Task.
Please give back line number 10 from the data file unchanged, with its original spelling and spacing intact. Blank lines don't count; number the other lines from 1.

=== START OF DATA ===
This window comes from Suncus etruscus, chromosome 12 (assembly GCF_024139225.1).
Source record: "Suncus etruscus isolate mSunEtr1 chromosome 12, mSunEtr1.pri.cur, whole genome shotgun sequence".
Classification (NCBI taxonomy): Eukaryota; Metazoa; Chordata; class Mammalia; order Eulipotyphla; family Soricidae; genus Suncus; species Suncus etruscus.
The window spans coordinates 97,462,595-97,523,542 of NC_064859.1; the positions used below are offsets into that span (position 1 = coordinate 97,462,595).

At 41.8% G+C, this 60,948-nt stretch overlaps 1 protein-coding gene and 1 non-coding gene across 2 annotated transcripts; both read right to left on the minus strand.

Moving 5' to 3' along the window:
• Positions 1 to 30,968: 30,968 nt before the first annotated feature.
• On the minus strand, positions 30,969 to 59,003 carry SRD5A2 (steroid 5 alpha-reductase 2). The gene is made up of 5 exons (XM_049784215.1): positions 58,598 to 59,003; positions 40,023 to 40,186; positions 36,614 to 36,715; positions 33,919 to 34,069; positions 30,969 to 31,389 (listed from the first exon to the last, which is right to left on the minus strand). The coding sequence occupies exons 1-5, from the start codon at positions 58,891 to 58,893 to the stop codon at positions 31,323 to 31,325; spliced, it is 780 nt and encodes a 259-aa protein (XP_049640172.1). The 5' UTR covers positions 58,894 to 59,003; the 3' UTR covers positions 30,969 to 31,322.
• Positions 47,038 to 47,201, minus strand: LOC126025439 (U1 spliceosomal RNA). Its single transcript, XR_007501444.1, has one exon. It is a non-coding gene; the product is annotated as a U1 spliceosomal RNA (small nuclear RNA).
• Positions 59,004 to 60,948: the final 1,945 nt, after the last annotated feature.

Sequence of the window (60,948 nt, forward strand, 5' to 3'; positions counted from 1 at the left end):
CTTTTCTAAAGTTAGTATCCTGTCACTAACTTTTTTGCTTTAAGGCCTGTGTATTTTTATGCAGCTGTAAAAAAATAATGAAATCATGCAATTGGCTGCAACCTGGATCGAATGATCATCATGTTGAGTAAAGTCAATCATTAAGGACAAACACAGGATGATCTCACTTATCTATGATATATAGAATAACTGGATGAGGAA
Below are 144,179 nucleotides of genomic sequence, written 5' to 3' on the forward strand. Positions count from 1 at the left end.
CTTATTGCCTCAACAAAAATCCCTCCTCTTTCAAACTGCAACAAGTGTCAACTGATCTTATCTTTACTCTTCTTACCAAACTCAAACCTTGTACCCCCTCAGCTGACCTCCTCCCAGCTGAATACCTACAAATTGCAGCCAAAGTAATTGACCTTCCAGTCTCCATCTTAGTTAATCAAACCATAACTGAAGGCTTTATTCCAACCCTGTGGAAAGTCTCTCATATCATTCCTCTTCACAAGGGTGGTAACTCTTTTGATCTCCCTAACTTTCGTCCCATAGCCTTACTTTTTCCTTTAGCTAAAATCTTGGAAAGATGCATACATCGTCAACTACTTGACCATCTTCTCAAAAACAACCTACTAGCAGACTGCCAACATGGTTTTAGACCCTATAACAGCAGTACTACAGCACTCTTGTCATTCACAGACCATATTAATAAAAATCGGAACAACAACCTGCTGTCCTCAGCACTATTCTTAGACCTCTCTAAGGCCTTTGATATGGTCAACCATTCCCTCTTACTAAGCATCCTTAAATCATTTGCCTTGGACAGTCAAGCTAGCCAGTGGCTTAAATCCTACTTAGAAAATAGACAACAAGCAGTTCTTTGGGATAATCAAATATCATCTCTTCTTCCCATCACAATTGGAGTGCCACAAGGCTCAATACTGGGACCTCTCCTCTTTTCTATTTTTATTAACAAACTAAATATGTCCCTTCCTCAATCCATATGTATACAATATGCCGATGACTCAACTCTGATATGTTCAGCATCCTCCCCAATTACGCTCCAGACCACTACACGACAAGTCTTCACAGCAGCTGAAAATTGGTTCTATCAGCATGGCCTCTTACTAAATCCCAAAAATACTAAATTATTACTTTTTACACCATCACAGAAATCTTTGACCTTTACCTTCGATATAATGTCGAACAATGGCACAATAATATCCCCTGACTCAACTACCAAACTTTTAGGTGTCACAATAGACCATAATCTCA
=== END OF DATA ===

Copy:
• Positions 59,004 to 60,948: the final 1,945 nt, after the last annotated feature.